Modern Spice
by Monica Bhide


REVIEW by Alice Lowe

Four Fish: The Future of the Last Wild Food
by Paul Greenberg
Penguin Press, July 2010
Hardcover 284 pp. ISBN 978-1594202568

I’m a fishatarian, and I love good food writing, so I looked forward to digging into Four Fish: The Future of the Last Wild Food. Paul Greenberg, journalist, conservationist and fishing enthusiast, offers a thorough and thoughtful study of the demise of wild fish due to overfishing and overconsumption. But Four Fish is much more—it’s a travel narrative and a personal memoir written in an accessible, entertaining style. Greenberg is a keen observer of people as well as fish.

"In 1978 all the fish I cared about died." He starts off with his not-very-privileged childhood, raised by a single mother on the fringe of upscale Greenwich Connecticut. She encouraged his interest in fishing, laying the foundation for a lifelong love of the sport and the fish themselves. The focus of the book is four fish species—salmon, bass, cod and tuna. Greenberg did his homework and presents a wealth of information in a well-spun yarn, his alarming facts jostling fly and fin with amusing adventures.

To learn about the scarcity of wild Pacific salmon from various viewpoints, he travels up the Yukon with commercial salmon traders and Yupik Eskimos. He reports the numbers along with his adventures—it boils down to there being more demand than can be met. After extensive travel and research his conclusion should interest salmon lovers who shun farmed salmon: "If we are going to continue to eat wild salmon, we must eat them sparingly as the rarest of delicacies and their price should reflect their rarity in the world." Remember abalone?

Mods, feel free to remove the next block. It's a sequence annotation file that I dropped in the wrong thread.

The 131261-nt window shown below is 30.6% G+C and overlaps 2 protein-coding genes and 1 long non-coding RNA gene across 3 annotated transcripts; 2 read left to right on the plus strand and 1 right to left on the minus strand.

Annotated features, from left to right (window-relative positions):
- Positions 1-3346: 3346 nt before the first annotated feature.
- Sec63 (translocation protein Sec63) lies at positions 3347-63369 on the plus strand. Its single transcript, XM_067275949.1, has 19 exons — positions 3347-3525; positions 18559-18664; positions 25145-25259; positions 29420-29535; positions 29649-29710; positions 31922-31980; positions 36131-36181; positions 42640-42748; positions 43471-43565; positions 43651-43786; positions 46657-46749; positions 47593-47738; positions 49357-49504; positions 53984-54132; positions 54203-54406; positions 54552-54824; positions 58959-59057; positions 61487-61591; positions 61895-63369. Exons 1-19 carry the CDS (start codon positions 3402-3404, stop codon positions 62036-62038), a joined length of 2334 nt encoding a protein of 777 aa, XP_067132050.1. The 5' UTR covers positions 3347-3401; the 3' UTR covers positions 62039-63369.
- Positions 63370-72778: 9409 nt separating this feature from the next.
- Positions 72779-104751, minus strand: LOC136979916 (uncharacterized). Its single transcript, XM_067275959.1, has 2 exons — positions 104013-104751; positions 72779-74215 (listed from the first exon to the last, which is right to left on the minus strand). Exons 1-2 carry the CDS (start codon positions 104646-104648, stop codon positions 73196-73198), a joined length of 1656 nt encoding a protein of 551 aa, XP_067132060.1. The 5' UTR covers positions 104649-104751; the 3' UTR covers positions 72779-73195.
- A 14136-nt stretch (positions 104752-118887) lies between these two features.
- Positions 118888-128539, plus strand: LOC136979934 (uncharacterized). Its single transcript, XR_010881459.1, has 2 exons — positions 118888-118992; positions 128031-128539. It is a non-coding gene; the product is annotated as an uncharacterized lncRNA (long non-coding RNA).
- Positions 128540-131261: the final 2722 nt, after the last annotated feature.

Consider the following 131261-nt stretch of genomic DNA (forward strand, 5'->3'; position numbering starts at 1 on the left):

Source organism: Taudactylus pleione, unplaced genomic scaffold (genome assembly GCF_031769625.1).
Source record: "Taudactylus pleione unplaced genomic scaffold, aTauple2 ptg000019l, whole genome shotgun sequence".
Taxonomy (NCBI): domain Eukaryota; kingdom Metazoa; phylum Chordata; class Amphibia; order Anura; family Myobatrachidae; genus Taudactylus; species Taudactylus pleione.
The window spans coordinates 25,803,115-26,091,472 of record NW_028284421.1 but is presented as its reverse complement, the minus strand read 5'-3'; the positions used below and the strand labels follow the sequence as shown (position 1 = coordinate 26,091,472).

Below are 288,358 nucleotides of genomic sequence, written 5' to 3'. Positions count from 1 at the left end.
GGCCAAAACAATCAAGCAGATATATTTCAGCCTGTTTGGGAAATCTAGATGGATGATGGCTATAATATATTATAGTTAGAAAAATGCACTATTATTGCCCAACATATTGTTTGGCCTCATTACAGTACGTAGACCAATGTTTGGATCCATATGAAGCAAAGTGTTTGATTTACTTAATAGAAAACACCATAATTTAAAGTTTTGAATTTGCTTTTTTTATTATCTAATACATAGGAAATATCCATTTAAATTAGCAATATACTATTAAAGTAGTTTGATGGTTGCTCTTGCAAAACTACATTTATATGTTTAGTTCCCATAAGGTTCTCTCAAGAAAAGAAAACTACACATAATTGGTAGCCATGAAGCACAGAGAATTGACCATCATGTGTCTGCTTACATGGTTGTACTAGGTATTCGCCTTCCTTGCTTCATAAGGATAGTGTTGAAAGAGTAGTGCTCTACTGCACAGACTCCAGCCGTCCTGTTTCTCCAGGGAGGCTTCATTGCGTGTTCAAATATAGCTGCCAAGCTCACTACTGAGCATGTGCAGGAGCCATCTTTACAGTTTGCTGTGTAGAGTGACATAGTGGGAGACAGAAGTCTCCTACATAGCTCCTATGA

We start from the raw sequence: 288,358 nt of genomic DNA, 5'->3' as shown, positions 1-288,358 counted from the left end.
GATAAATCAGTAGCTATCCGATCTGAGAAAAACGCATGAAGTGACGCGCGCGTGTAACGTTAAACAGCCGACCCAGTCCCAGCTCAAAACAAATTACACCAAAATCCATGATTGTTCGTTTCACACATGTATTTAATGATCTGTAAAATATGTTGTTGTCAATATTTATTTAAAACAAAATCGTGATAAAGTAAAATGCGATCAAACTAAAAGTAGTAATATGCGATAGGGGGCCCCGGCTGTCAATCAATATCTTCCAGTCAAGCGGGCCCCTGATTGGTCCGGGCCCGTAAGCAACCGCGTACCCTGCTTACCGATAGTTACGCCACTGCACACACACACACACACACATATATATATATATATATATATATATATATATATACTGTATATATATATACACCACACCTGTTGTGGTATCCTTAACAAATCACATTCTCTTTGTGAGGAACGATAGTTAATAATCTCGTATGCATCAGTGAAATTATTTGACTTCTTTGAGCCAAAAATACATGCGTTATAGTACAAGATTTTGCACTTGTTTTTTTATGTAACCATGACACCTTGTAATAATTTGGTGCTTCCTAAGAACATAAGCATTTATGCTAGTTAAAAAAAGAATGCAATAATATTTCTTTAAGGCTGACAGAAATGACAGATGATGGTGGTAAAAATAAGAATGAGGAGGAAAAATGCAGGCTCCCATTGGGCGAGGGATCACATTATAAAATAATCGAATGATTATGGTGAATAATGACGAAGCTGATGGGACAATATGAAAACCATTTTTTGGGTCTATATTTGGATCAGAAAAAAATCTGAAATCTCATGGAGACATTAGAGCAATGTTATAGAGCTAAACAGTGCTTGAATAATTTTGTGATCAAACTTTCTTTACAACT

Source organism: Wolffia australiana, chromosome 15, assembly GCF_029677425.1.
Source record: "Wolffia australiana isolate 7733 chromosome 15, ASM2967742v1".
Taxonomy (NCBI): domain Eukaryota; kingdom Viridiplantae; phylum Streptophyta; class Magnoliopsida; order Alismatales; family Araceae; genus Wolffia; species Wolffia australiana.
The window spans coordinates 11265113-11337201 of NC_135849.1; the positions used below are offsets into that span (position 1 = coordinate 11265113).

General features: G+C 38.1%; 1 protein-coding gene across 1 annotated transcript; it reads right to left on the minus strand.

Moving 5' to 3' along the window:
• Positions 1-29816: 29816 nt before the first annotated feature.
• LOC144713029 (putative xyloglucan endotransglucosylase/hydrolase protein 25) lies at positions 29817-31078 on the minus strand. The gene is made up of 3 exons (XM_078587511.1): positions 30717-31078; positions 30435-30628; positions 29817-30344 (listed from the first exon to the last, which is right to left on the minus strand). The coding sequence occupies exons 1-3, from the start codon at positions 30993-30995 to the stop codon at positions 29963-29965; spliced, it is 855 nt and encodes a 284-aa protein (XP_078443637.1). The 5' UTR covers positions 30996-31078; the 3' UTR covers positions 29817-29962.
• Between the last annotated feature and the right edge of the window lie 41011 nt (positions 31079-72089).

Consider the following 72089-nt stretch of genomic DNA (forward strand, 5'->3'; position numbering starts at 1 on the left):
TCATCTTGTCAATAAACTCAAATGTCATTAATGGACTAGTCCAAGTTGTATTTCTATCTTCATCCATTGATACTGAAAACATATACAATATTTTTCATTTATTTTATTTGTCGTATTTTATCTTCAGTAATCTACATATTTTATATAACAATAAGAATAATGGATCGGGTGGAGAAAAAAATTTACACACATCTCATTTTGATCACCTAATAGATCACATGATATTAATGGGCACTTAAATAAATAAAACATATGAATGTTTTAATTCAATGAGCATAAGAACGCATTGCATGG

His seafaring adventures move to the Mediterranean where he meets up with Thanasis Frentzos, whom he describes as the Odysseus of sea bass: "Trim and square-shouldered, with a deep, resonant voice, a flowing mane of hair, a heroically long and flat nose, and an impressive, curling beard, he seems like someone recently escaped from the side of an ancient urn." Finding sea bass unsuitable for farming, Greenberg proposes an alternative, the Australian barramundi. It hasn’t caught on here yet, but he notes that what we call Chilean sea bass is really Patagonian toothfish: it sold poorly until it was renamed. Maybe they should call the barramundi "Asian sea bass?"

Colorful characters abound in his stories—sagas of the sea—woven into the tragedy of the demise of wild fish. He goes on to the history and collapse of cod fishing in Canada and New England. He does taste tests—wild versus farmed—with Mark Kurlansky, the author of Cod and numerous other food books. He addresses the growing scarcity of tuna because of high demands for sushi and compares the successful whale conservation movement to current efforts to get tuna listed as an endangered species. The big question, he says, is how we choose to co-exist with these wild, often magnificent, and increasingly scarce creatures: "Dining on a 500-pound bluefin tuna is the seafood equivalent of driving a Hummer." Greenberg argues his case convincingly and ends with recommendations for rebuilding the seas and for consumer awareness and action. But along the way he has taken readers on a voyage of discovery and adventure, like taking a class on an ocean cruise. In the company of a Ship of Fools-worthy cast of characters, we’ve crested the waves and felt the sea spray on our faces; we’ve come home with tales of the ones that got away.

May 2, 2011